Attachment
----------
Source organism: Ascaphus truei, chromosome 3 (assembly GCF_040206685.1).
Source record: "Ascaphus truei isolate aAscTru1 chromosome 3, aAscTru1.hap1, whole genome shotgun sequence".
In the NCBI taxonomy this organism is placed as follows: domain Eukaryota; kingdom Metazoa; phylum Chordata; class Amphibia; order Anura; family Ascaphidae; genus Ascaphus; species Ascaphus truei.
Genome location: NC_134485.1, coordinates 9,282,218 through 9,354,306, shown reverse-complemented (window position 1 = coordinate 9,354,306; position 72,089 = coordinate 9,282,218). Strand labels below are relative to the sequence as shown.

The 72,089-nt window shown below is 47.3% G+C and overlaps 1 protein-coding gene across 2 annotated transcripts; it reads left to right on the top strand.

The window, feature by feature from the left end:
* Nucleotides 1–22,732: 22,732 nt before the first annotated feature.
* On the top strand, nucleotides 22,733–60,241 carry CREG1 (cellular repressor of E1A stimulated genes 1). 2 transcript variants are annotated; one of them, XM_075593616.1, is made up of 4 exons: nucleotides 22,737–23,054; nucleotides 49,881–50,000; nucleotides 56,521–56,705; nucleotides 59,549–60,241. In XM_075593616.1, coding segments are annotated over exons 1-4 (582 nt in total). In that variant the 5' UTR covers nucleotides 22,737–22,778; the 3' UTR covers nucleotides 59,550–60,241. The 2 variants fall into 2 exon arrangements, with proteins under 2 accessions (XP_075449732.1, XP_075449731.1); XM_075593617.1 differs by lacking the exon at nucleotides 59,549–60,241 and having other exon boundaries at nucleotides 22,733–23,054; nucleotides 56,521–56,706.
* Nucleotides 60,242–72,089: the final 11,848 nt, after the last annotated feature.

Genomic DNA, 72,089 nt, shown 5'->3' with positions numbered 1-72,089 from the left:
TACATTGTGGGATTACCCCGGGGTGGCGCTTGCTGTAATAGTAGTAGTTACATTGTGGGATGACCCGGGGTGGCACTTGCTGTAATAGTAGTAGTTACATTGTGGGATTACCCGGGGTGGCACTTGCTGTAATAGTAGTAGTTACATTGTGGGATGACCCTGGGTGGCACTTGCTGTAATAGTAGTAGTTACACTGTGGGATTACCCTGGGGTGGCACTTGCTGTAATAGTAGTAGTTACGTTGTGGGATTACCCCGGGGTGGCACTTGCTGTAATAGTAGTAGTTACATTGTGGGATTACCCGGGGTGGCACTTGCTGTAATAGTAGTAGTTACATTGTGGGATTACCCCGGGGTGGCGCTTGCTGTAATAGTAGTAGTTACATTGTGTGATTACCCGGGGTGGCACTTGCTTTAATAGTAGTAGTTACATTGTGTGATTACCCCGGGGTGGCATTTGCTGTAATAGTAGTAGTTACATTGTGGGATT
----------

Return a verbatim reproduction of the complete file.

Source organism: Ascaphus truei, chromosome 3 (assembly GCF_040206685.1).
Source record: "Ascaphus truei isolate aAscTru1 chromosome 3, aAscTru1.hap1, whole genome shotgun sequence".
In the NCBI taxonomy this organism is placed as follows: domain Eukaryota; kingdom Metazoa; phylum Chordata; class Amphibia; order Anura; family Ascaphidae; genus Ascaphus; species Ascaphus truei.
Genome location: NC_134485.1, coordinates 9,282,218 through 9,354,306, shown reverse-complemented (window position 1 = coordinate 9,354,306; position 72,089 = coordinate 9,282,218). Strand labels below are relative to the sequence as shown.

The 72,089-nt window shown below is 47.3% G+C and overlaps 1 protein-coding gene across 2 annotated transcripts; it reads left to right on the top strand.

The window, feature by feature from the left end:
* Nucleotides 1–22,732: 22,732 nt before the first annotated feature.
* On the top strand, nucleotides 22,733–60,241 carry CREG1 (cellular repressor of E1A stimulated genes 1). 2 transcript variants are annotated; one of them, XM_075593616.1, is made up of 4 exons: nucleotides 22,737–23,054; nucleotides 49,881–50,000; nucleotides 56,521–56,705; nucleotides 59,549–60,241. In XM_075593616.1, coding segments are annotated over exons 1-4 (582 nt in total). In that variant the 5' UTR covers nucleotides 22,737–22,778; the 3' UTR covers nucleotides 59,550–60,241. The 2 variants fall into 2 exon arrangements, with proteins under 2 accessions (XP_075449732.1, XP_075449731.1); XM_075593617.1 differs by lacking the exon at nucleotides 59,549–60,241 and having other exon boundaries at nucleotides 22,733–23,054; nucleotides 56,521–56,706.
* Nucleotides 60,242–72,089: the final 11,848 nt, after the last annotated feature.

Genomic DNA, 72,089 nt, shown 5'->3' with positions numbered 1-72,089 from the left:
TACATTGTGGGATTACCCCGGGGTGGCGCTTGCTGTAATAGTAGTAGTTACATTGTGGGATGACCCGGGGTGGCACTTGCTGTAATAGTAGTAGTTACATTGTGGGATTACCCGGGGTGGCACTTGCTGTAATAGTAGTAGTTACATTGTGGGATGACCCTGGGTGGCACTTGCTGTAATAGTAGTAGTTACACTGTGGGATTACCCTGGGGTGGCACTTGCTGTAATAGTAGTAGTTACGTTGTGGGATTACCCCGGGGTGGCACTTGCTGTAATAGTAGTAGTTACATTGTGGGATTACCCGGGGTGGCACTTGCTGTAATAGTAGTAGTTACATTGTGGGATTACCCCGGGGTGGCGCTTGCTGTAATAGTAGTAGTTACATTGTGTGATTACCCGGGGTGGCACTTGCTTTAATAGTAGTAGTTACATTGTGTGATTACCCCGGGGTGGCATTTGCTGTAATAGTAGTAGTTACATTGTGGGATT